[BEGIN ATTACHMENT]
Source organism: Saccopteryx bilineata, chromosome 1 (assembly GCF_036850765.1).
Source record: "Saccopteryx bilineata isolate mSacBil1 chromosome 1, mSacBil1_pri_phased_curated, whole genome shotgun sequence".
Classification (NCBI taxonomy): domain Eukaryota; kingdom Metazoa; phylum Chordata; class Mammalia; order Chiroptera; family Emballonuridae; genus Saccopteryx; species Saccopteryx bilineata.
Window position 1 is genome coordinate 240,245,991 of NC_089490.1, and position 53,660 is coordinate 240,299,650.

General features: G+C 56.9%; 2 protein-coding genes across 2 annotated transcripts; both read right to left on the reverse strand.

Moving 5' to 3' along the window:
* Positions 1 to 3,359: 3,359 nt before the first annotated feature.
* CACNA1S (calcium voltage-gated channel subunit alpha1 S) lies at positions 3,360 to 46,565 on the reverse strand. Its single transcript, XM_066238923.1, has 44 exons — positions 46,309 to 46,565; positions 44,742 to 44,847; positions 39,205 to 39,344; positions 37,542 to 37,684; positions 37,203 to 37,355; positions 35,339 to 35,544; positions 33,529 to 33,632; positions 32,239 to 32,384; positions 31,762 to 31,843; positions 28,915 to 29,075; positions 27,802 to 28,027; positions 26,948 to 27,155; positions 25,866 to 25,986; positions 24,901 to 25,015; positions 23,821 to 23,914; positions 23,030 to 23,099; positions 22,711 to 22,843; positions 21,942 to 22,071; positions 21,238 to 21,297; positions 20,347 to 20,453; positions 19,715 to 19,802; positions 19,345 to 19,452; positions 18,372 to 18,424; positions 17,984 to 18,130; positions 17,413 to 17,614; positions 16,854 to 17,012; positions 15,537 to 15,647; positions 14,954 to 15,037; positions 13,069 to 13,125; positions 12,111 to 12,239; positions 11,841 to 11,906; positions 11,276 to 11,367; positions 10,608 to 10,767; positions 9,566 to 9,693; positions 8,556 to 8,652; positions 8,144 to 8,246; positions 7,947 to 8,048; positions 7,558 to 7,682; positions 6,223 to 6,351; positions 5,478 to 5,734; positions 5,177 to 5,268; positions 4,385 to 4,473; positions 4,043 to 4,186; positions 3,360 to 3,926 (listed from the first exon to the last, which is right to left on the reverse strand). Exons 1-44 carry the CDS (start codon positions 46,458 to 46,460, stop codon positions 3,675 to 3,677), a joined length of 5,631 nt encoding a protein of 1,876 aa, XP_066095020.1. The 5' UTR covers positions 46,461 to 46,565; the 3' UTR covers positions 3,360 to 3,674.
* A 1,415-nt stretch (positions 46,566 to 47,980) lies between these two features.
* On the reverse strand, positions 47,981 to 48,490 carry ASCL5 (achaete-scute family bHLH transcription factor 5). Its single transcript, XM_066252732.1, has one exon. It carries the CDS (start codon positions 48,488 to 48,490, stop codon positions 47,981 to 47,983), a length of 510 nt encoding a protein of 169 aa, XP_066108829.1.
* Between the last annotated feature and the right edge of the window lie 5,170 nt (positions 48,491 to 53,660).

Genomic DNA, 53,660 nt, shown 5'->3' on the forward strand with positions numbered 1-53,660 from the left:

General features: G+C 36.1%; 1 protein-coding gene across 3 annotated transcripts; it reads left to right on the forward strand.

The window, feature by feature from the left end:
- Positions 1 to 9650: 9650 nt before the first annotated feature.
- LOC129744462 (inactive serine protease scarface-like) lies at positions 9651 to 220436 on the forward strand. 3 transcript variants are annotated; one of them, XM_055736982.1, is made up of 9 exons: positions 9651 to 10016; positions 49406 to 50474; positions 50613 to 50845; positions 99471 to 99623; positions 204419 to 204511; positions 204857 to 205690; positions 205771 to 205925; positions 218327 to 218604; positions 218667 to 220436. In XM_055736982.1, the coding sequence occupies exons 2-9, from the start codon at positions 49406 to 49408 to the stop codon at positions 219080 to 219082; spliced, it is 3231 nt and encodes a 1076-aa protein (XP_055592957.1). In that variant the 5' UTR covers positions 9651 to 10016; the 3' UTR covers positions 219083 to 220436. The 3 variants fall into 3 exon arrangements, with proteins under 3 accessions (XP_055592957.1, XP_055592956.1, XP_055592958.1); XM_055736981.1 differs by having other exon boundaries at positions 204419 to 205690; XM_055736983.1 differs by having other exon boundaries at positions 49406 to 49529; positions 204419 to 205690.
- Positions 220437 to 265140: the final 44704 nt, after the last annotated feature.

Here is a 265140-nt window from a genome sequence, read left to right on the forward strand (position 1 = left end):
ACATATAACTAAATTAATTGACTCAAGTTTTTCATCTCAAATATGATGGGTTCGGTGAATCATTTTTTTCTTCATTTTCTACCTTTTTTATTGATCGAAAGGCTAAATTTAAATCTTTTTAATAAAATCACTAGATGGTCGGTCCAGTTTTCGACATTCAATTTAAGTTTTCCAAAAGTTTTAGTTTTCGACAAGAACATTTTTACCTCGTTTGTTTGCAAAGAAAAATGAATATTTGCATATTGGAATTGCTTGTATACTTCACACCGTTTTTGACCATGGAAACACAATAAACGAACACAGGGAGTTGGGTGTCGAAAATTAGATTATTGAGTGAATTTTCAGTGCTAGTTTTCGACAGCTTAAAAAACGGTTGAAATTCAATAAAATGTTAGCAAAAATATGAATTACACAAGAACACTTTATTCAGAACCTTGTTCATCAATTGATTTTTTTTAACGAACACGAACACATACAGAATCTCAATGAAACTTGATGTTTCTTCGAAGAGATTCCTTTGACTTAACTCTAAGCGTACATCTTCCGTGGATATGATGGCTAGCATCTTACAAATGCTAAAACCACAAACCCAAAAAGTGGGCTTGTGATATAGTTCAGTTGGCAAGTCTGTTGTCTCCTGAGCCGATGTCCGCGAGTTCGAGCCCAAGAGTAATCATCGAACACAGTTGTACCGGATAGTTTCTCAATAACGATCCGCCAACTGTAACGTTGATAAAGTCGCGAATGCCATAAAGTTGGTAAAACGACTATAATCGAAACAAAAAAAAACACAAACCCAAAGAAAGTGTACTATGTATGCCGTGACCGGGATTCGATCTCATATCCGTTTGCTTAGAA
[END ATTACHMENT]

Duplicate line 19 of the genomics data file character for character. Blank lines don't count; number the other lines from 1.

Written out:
ACATATAACTAAATTAATTGACTCAAGTTTTTCATCTCAAATATGATGGGTTCGGTGAATCATTTTTTTCTTCATTTTCTACCTTTTTTATTGATCGAAAGGCTAAATTTAAATCTTTTTAATAAAATCACTAGATGGTCGGTCCAGTTTTCGACATTCAATTTAAGTTTTCCAAAAGTTTTAGTTTTCGACAAGAACATTTTTACCTCGTTTGTTTGCAAAGAAAAATGAATATTTGCATATTGGAATTGCTTGTATACTTCACACCGTTTTTGACCATGGAAACACAATAAACGAACACAGGGAGTTGGGTGTCGAAAATTAGATTATTGAGTGAATTTTCAGTGCTAGTTTTCGACAGCTTAAAAAACGGTTGAAATTCAATAAAATGTTAGCAAAAATATGAATTACACAAGAACACTTTATTCAGAACCTTGTTCATCAATTGATTTTTTTTAACGAACACGAACACATACAGAATCTCAATGAAACTTGATGTTTCTTCGAAGAGATTCCTTTGACTTAACTCTAAGCGTACATCTTCCGTGGATATGATGGCTAGCATCTTACAAATGCTAAAACCACAAACCCAAAAAGTGGGCTTGTGATATAGTTCAGTTGGCAAGTCTGTTGTCTCCTGAGCCGATGTCCGCGAGTTCGAGCCCAAGAGTAATCATCGAACACAGTTGTACCGGATAGTTTCTCAATAACGATCCGCCAACTGTAACGTTGATAAAGTCGCGAATGCCATAAAGTTGGTAAAACGACTATAATCGAAACAAAAAAAAACACAAACCCAAAGAAAGTGTACTATGTATGCCGTGACCGGGATTCGATCTCATATCCGTTTGCTTAGAA